Loss of community feel (or challenge at building it) Positive intermingling and cultural exchanges of visitors and residents
Parking overflow, traffic and snow clearing challenges Offsets the costs of the local property for some part-time residents renting out their property
Safety and fire hazards due to overcrowding More efficient use of land base as a currently underutilized built development may be used instead of new land to generate wealth
Erosion of core commercial area and commercial tax base when visitors stay ‘out’ in the residential neighbourhoods

Airbnb = authentic tourism and local wealth?

While most of the conversations in the communities we’ve worked with highlight the part-time homeowner investment/development benefits of allowing STRs, a new story of ‘local wealth creation’ is emerging when looking at communities with such supporting policies. The wealth creation opportunity is not inconsequential. For example, if supportive policies for nightly rentals attracted 15% incremental accommodation business for Whistler and it was distributed amongst 3,000 local households it would result in a $10,000 annual payout for each homeowner for a total $30 million in additional spending power! That money would go a long way to paying mortgages, kid’s higher learning and in some cases putting food on the table. This wealth generation tool, coupled with tourism’s newest trend of authenticity, seems well poised to deliver benefits to residents and visitors alike.

But… (isn’t there always?)

there are the challenges, and in good planning we know that we need to find nuanced policy that enhances desired benefits while at the same time protecting against challenges to the common good. Approaching Airbnb is no different. Getting the policy right means understanding the scope of the activity, knowing what your community wants and needs, understanding leading practices and using that to guide policy. Whistler’s current approach only permits STRs in new residential developments in order to maintain a vibrant village/neighbourhoods; Sun Peaks is allowing the opportunity for STRs throughout the community so visitors have more choice, and Tofino restricted STRs to larger size lots with a resident present onsite. As for cities, San Francisco is limiting STRs to principal residences to ensure local wealth, limiting the number of rental nights throughout the year and even reached an agreement for Airbnb/subscribers to pay the appropriate taxes for nightly rentals. All of these communities have additional operational regulations that might include inspections, parking requirements, neighbour notifications, security bonds etc.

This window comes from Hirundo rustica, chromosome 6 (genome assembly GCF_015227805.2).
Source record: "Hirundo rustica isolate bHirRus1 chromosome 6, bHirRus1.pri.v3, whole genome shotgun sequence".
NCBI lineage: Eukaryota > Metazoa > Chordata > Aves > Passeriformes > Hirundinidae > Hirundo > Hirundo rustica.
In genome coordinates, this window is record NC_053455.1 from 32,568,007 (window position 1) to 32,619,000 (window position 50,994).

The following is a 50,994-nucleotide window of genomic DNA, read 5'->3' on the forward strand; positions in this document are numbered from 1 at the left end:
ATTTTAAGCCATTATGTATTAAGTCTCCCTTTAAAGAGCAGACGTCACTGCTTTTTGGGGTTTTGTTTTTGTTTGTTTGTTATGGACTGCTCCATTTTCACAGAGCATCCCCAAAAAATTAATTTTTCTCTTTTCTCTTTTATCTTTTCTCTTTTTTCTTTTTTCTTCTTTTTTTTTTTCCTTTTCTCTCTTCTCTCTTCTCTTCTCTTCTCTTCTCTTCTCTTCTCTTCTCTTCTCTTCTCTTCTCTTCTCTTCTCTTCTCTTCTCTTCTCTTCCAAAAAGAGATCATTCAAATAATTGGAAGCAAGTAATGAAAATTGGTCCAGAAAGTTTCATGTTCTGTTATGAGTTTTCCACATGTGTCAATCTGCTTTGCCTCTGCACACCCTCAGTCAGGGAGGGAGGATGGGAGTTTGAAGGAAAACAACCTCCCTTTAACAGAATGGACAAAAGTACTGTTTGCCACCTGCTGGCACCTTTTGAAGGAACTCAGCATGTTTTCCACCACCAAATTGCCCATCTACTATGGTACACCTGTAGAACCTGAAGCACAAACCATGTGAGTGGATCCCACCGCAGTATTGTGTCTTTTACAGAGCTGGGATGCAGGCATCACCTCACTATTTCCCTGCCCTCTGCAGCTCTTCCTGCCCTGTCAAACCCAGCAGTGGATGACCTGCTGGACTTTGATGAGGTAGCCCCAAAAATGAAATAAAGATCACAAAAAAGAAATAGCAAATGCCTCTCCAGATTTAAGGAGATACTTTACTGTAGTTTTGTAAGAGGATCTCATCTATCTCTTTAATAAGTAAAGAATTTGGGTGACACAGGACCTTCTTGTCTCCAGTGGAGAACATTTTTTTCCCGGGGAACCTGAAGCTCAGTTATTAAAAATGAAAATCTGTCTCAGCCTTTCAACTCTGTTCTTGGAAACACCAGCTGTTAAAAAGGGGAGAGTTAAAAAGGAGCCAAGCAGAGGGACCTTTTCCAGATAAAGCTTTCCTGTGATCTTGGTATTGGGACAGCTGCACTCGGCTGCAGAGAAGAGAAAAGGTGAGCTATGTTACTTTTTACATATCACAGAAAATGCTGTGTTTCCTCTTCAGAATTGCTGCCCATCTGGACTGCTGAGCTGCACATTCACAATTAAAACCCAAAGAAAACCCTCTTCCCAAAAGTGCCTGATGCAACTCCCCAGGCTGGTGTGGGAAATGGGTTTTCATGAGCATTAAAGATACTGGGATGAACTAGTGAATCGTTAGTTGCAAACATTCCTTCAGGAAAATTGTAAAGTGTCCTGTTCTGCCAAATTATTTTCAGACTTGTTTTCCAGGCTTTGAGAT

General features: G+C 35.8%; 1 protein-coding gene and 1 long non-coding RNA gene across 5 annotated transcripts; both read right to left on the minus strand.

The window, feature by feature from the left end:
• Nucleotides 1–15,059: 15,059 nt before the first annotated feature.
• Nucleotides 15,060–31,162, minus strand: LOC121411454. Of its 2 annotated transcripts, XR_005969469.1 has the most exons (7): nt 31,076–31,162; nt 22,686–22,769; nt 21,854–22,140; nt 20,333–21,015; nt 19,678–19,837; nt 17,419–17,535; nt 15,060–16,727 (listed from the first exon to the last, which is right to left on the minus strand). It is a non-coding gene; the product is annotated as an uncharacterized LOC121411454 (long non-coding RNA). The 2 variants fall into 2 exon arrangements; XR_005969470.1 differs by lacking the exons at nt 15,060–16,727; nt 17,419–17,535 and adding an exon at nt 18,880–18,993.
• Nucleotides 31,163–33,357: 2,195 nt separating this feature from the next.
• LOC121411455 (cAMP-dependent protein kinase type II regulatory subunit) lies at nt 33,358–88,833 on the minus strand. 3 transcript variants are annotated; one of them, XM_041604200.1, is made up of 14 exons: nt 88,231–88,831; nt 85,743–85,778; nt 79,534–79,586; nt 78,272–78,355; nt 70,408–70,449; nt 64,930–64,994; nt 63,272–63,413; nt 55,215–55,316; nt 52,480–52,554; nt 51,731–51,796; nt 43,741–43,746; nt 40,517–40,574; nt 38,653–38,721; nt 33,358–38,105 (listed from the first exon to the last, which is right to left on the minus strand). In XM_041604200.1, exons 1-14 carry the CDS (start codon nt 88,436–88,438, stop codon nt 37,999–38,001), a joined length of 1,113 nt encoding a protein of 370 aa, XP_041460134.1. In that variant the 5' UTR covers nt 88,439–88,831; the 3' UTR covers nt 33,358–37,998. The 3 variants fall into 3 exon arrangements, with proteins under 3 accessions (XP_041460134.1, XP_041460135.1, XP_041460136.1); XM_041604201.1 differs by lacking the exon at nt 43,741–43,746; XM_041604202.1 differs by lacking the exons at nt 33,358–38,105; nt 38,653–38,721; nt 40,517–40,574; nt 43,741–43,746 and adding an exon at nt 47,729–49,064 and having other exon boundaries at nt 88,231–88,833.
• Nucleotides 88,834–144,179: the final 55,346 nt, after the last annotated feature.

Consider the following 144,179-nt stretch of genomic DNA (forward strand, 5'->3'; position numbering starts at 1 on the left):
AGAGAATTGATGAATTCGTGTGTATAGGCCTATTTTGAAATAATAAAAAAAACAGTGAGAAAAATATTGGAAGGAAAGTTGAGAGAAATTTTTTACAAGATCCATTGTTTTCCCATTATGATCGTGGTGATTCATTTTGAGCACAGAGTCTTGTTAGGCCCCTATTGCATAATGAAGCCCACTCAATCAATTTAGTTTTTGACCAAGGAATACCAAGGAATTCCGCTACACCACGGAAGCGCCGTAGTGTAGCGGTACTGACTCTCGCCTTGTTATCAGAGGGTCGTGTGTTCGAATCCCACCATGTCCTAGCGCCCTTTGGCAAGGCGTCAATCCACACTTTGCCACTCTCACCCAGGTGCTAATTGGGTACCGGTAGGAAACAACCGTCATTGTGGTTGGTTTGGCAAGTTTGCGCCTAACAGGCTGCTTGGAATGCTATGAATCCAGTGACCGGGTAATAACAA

Dan WilsonThe sharing economy, as well as the desire for local wealth creation and authentic tourism experiences, isn’t going away anytime soon, so communities, even those who have addressed the issue years ago, can do best by addressing the new reality of STRs head on with effective policy that supports community goals.

Information on Community Based Tourism Planning services.

If you would like to learn more about how to approach the ‘Airbnb syndrome’ in your community, contact Dan Wilson 604-966-4457 or by email